The purpose and scope of this project is to evaluate the current function of existing habitat restoration projects,
in the Fraser Valley, that have been constructed by provincial and federal agencies, and local watershed
stewardship groups. The project will simultaneously catalogue all restoration projects deemed of high value and
priority to representatives of the BC Ministry of Natural Resource Operations (NRO), and Fisheries and Oceans
Canada (FOC) who are well versed with the projects.
Restoration programs such as the provincial Forest Renewal BC (FRBC) and federal Resource Restoration Division
(RRD) were integral at responding to impacted watersheds in the Fraser Valley. Since the mid 1990’s, greater
than 50 habitat restoration projects of varying aspects have been funded and implemented through nongovernment
organizations, First Nations, and government agencies. The cost of these projects has been
estimated to be greater than $2 million dollars. During the years of implementation, effectiveness evaluation
and project monitoring was of low priority. The situation is changing, and project evaluation and monitoring is
now a fundamental component of restoration projects. Identifying modification or maintenance needs on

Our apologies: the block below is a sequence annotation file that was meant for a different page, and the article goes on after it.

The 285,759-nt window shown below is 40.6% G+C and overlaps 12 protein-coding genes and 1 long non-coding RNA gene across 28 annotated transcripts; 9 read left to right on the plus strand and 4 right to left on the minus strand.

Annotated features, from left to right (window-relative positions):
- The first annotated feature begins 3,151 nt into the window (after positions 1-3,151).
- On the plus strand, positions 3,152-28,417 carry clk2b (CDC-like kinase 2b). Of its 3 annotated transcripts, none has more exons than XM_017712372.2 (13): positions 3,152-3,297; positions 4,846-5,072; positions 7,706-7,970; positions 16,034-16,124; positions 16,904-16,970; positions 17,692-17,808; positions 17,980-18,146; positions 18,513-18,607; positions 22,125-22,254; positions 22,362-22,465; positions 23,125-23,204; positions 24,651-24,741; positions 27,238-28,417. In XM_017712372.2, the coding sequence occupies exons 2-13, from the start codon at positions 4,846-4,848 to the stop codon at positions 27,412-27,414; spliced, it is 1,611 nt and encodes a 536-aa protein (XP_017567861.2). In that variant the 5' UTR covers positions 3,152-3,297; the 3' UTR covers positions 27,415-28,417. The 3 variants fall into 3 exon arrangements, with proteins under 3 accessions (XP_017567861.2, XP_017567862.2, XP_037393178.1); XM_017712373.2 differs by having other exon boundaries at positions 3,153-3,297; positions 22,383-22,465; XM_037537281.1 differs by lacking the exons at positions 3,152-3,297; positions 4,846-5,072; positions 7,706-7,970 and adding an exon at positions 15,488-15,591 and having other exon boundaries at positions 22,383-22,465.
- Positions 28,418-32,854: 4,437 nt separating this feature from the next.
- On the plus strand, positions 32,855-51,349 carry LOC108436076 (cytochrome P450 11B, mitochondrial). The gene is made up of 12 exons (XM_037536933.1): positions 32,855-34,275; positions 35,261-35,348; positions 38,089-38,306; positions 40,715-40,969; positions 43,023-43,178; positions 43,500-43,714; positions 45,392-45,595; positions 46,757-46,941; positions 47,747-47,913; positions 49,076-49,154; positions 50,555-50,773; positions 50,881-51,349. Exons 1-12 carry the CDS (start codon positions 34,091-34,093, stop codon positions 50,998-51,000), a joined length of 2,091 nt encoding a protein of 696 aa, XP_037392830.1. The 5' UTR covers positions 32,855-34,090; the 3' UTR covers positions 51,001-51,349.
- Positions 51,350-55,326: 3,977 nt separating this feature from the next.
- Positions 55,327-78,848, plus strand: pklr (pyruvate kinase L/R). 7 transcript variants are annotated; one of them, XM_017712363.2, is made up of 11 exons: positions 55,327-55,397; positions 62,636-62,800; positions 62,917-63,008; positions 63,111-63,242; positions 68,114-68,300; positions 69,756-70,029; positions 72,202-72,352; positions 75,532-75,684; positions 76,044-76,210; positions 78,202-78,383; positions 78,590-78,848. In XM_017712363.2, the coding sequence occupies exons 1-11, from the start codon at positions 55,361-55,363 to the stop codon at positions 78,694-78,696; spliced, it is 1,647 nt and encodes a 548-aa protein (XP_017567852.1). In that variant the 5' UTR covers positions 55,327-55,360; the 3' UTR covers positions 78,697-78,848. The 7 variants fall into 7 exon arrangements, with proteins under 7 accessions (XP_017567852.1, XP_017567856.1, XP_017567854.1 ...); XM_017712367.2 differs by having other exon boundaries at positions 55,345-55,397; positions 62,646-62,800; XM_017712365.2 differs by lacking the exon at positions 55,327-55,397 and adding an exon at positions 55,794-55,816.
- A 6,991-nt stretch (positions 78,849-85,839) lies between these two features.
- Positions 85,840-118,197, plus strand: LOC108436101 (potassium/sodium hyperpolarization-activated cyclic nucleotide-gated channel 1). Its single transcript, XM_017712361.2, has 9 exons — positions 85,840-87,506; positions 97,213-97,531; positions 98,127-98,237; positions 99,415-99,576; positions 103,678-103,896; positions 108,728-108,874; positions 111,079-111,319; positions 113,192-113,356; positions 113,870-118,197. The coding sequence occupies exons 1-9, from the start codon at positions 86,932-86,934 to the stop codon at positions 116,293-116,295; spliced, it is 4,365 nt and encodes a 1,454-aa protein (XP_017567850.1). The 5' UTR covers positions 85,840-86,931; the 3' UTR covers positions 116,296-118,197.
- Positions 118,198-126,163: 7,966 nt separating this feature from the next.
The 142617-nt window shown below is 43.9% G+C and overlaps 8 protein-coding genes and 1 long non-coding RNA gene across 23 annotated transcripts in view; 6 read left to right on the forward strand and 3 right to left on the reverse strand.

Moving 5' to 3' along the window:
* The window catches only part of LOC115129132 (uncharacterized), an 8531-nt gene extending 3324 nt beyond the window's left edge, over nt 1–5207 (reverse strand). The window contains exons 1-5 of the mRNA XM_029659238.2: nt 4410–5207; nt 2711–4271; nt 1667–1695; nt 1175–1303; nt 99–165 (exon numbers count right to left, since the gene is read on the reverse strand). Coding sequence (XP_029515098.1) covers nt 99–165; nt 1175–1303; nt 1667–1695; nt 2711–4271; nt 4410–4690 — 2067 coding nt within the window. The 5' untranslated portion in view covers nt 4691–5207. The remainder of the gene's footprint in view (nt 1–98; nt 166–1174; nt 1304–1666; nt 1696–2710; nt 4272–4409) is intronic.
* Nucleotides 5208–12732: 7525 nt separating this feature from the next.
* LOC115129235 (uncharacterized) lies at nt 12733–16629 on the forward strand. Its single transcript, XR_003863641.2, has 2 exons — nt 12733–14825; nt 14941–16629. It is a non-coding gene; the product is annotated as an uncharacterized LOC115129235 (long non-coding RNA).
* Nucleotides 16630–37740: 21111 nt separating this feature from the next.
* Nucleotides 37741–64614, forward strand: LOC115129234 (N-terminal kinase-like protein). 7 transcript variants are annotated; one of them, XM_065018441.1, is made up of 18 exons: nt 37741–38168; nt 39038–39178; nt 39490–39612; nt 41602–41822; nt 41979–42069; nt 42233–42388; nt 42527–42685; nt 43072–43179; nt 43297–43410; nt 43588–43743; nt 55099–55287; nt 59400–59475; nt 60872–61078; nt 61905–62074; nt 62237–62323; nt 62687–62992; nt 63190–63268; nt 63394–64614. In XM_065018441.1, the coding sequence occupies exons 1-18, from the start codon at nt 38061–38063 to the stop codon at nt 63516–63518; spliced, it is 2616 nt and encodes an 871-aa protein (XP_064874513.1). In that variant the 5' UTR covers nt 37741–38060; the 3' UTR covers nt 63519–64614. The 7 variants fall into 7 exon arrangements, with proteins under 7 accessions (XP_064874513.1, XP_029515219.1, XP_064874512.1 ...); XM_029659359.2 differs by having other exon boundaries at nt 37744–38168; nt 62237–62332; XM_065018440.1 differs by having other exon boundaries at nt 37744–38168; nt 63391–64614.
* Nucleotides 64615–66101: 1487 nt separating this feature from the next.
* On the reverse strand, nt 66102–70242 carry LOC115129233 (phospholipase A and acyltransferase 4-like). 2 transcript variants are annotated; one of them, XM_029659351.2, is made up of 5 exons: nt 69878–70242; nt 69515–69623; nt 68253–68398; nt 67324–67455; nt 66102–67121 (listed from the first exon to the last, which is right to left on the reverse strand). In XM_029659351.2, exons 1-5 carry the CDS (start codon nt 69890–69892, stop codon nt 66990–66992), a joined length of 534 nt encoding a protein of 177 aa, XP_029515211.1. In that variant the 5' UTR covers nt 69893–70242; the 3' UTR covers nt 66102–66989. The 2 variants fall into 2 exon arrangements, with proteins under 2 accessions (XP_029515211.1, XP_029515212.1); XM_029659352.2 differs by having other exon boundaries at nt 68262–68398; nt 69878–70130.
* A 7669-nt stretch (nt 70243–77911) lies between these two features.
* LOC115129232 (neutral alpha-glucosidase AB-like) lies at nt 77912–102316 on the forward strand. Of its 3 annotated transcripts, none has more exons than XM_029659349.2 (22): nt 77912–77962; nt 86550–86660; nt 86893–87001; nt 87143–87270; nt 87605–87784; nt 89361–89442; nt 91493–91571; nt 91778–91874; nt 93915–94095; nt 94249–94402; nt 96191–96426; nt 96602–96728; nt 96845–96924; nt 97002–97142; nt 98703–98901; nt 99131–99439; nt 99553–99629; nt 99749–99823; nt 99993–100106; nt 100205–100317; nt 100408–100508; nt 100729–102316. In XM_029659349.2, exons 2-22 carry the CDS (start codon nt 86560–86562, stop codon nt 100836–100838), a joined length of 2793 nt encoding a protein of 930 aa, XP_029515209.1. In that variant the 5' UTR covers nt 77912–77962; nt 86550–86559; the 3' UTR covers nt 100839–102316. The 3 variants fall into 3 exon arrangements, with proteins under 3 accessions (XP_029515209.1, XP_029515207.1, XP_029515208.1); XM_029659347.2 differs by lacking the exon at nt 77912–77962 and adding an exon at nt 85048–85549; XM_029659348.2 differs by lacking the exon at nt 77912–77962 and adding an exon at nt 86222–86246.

existing restoration projects has a significant cost benefit over commencing new restoration projects.
Furthermore, it is likely that the past habitat projects resulted in the greatest level of restoration success.
Unfortunately, the ongoing success of these valuable projects may be hampered as a result of human neglect.
This project saw the inspecting of a select habitat restoration projects and document the “challenges” and
“opportunities” that exist at each. From that point, each of the restoration projects was placed into the ranking
system developed through partnership with NRO and FOC. The ranking system was developed into a simple
chart format, with project name, location, year built, amount of habitat created, and functionality ranking. The
objective of the spreadsheets were to develop and shared the knowledge gained during the project with local
community and stewardship groups, so they could possibly aid in the future maintenance of past restoration